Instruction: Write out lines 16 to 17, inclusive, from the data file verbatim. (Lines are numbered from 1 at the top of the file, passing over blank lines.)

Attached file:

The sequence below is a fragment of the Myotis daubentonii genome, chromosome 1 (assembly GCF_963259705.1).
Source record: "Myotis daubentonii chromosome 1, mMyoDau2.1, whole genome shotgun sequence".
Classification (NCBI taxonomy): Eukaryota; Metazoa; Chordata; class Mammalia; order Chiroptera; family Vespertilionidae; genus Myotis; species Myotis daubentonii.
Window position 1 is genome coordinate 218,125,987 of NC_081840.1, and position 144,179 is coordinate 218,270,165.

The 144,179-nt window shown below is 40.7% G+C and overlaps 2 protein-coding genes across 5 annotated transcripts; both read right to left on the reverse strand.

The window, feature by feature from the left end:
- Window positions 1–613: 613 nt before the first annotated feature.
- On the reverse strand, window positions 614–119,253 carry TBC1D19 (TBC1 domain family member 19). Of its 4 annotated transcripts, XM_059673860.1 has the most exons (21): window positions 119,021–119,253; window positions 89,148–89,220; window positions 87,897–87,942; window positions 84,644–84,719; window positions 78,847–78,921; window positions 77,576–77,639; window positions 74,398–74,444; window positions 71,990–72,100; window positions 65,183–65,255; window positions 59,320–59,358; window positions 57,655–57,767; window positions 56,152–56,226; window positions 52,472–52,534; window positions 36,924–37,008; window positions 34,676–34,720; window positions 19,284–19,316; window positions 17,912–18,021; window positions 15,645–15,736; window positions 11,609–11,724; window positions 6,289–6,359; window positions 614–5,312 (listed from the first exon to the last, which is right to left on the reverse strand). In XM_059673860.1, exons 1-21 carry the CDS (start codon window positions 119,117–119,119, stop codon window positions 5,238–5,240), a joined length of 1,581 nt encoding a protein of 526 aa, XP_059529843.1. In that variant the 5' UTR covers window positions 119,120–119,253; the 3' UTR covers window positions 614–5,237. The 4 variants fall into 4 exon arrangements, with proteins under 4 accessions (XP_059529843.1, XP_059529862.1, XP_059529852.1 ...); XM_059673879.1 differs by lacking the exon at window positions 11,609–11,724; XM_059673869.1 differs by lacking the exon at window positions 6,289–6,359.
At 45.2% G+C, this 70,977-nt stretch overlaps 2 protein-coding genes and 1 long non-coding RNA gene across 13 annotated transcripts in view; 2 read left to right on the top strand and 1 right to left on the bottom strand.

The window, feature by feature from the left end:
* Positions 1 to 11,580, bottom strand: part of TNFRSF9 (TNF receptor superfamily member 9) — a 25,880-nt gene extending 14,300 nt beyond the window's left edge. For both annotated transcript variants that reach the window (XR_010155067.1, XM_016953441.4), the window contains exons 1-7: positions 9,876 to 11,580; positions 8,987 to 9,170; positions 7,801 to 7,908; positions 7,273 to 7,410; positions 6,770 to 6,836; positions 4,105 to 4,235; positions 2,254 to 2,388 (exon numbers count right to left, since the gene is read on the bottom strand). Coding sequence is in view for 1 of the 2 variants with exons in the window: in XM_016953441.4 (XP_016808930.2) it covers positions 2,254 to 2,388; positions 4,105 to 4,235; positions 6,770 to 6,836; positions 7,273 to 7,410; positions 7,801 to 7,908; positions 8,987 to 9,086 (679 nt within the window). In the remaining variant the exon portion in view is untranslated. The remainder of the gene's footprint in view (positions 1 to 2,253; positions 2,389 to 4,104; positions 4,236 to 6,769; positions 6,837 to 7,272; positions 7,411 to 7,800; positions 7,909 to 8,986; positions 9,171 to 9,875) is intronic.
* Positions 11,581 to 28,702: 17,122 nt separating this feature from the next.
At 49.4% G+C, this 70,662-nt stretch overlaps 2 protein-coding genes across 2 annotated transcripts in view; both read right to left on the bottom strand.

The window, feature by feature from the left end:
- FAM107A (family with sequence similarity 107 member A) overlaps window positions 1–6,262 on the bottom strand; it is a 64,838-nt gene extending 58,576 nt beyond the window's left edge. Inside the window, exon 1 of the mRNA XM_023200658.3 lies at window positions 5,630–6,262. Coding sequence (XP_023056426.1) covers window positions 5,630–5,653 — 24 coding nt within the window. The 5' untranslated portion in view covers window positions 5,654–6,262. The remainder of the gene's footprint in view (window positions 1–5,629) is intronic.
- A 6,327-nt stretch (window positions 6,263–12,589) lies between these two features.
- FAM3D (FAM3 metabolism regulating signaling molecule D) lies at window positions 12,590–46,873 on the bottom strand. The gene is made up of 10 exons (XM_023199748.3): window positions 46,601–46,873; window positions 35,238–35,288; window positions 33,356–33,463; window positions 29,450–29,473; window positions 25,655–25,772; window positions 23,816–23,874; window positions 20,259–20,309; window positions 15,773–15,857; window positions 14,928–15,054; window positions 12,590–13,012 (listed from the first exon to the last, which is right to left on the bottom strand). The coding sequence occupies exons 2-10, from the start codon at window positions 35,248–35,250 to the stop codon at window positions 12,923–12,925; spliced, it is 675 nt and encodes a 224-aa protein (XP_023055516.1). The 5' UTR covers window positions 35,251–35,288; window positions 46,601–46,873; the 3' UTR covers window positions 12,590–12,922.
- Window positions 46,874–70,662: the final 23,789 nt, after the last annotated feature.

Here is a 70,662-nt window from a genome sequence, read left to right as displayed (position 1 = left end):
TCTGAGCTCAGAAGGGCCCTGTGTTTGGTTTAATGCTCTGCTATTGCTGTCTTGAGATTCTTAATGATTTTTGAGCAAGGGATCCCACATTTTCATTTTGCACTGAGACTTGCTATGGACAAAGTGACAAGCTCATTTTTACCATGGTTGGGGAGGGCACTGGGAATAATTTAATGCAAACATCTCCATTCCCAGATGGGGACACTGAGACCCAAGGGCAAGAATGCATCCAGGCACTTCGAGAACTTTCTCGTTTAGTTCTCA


- A 6,327-nt stretch (window positions 6,263–12,589) lies between these two features.
- FAM3D (FAM3 metabolism regulating signaling molecule D) lies at window positions 12,590–46,873 on the bottom strand. The gene is made up of 10 exons (XM_023199748.3): window positions 46,601–46,873; window positions 35,238–35,288; window positions 33,356–33,463; window positions 29,450–29,473; window positions 25,655–25,772; window positions 23,816–23,874; window positions 20,259–20,309; window positions 15,773–15,857; window positions 14,928–15,054; window positions 12,590–13,012 (listed from the first exon to the last, which is right to left on the bottom strand). The coding sequence occupies exons 2-10, from the start codon at window positions 35,248–35,250 to the stop codon at window positions 12,923–12,925; spliced, it is 675 nt and encodes a 224-aa protein (XP_023055516.1). The 5' UTR covers window positions 35,251–35,288; window positions 46,601–46,873; the 3' UTR covers window positions 12,590–12,922.